2. Who were your influences then and who are they now?
At the time of the EP, I was mostly listening to Frank Zappa, Steely Dan, and a lot of jazz-fusion. I might have even been listening to Alison Krauss a lot.
It’s hard to say who my influences are currently. I listen to music a lot differently than I did when I was younger, and I have to say that I miss physical media, CDs especially. My car doesn’t even have a CD player anymore so everything has to be streamed digitally. In the last few years I’ve been mostly listening to pop music, but the last band to truly inspire me were ‘The Smile’ – featuring Thom Yorke and Jonny Greenwood. I’ve watched the recent live performances on YouTube and the quirky complex songs are quite often a mind-fuck that require complete absorption.
3. You had a run of very good albums from the self-titled EP, right through to ‘Emergence’ after which you were signed to Kscope, did signing for a major label put any additional pressure on you?
To be honest, they’ve always been very supportive. They’ve never tried to change us and given the type of non-mainstream music we produce they kind of knew what they were in for when they signed us. I work closely with Johnny Wilks from the label who is a fantastic source of help when I ask him to scrutinise the album demos.
4. Your initial sound was described as being progressive but the new album ‘This Is What A Winner Looks Like’ is definitely more intense and hard rock oriented (in my opinion), is that a natural evolution of the band’s sound or was it intentional?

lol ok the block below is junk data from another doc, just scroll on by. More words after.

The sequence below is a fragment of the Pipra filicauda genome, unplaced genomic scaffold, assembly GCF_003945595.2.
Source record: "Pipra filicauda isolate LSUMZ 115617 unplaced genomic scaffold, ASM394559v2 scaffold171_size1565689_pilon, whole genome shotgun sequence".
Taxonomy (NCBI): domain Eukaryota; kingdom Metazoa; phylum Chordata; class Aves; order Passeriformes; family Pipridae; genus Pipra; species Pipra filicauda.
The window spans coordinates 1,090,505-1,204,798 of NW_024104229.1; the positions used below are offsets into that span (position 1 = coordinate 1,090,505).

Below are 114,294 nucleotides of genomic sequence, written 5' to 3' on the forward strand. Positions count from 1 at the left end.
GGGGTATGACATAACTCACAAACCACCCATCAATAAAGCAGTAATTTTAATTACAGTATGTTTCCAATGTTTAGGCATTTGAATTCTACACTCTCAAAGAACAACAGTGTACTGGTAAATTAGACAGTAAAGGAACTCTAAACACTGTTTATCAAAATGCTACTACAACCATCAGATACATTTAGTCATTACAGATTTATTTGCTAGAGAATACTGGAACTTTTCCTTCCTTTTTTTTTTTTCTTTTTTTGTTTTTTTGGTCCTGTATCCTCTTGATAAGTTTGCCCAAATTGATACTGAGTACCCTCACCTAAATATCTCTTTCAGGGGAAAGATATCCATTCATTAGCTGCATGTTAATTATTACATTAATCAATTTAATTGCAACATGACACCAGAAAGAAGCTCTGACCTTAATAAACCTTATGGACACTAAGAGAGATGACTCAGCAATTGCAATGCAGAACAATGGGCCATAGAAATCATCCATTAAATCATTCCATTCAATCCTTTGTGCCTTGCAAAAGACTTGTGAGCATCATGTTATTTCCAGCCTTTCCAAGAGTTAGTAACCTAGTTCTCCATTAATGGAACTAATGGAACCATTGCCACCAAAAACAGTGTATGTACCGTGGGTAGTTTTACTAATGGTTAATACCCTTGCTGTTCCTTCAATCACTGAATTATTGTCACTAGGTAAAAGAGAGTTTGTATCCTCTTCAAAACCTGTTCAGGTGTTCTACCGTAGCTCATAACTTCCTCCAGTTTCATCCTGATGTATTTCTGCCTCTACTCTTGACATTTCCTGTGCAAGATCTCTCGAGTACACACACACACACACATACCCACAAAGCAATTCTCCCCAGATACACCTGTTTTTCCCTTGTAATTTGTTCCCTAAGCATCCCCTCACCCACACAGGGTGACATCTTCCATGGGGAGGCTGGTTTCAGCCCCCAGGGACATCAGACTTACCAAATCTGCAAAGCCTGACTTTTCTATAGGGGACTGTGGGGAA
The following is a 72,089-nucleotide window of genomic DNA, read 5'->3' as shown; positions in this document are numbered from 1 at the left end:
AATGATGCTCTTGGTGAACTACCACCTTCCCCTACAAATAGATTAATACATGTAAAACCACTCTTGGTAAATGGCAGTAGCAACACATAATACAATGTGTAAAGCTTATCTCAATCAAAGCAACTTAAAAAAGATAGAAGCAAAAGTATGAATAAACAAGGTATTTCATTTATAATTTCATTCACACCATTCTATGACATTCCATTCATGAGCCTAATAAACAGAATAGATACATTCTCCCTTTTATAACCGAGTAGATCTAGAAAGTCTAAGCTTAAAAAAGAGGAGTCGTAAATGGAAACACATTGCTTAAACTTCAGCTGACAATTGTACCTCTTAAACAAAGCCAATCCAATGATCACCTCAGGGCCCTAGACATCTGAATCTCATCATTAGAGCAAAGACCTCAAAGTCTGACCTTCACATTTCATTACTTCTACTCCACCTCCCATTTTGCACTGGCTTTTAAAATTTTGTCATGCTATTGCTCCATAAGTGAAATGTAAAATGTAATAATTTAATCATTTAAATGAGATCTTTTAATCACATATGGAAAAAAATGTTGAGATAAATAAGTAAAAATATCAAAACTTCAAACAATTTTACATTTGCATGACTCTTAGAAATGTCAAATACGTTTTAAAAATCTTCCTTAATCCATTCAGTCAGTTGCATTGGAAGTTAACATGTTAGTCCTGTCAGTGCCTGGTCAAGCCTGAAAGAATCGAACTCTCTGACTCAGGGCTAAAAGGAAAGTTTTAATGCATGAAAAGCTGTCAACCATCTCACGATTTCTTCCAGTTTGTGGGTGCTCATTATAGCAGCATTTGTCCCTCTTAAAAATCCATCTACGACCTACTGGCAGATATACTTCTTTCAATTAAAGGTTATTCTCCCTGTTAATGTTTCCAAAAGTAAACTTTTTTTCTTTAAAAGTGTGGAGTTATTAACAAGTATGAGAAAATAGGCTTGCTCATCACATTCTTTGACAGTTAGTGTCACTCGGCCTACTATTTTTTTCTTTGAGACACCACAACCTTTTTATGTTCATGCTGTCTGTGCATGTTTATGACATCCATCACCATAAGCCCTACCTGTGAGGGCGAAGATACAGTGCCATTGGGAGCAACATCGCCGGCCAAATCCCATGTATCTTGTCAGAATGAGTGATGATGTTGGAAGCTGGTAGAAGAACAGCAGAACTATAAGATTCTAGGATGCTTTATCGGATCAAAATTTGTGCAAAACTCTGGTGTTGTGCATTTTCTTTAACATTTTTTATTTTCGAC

It’s a natural evolution because we’ve found that the heavier music is more enjoyable to play live due to its intensity. However, we still have a wide range of musical styles that we enjoy writing in. In fact, we recorded 7 other songs that were not as heavy as the other material on the album which we purposely left out because they didn’t necessarily fit with the vibe of the album. Three of those songs are included on the bonus track ‘Crushed’ while the other 4 tracks will be released over the course of the next 12 months. I suppose you could say that these tracks showcase the gentler side of Godsticks.
5. There is a lot more focus on guitar riffs and a dissonant edge, do you think this will transfer into a live arena particularly well and are you looking forward to getting out there and unleashing the new music on your fans?
Always! Every time we write a song we try to imagine what it would sound like live. Not that we would impose any restrictions on ourselves by reducing the instruments/overdubs etc but we simply imagine what we would like to hear if we were the ones in an audience. It’s important for a song to have some sort of physical impact upon me, which is usually manifested with a vigorous head-nodding!
6. Is the new album a lot different to your last, ‘Inescapable’? You say that the writing process was different with a lot more collaboration with other band members?
Each album has resulted in more and more input from each member. I’m the main songwriter primarily because I find it almost impossible to come up with good vocal melodies over ideas that other people have written, which is a shame because Gavin often comes up with some great riffs. But Godsticks music has always been about textures as well as riffs, and the parts that Gavin comes up with on synth and guitar are integral to the songs and enhance them in a way that I would likely be unable to do.
Tom also ‘hides the seams’ between seemingly disparate sections of music, and without his ingenious drum parts the songs would sound very different indeed, and worse for it.
7. How do you go about writing a Godsticks track, what influences the creative process?
Usually, things start with a guitar riff or drum beat and I take it from there. A lot of ideas emerge from either studying music, practising or transcribing things. It’s usually when I least want to be distracted from the task in hand that inspiration strikes.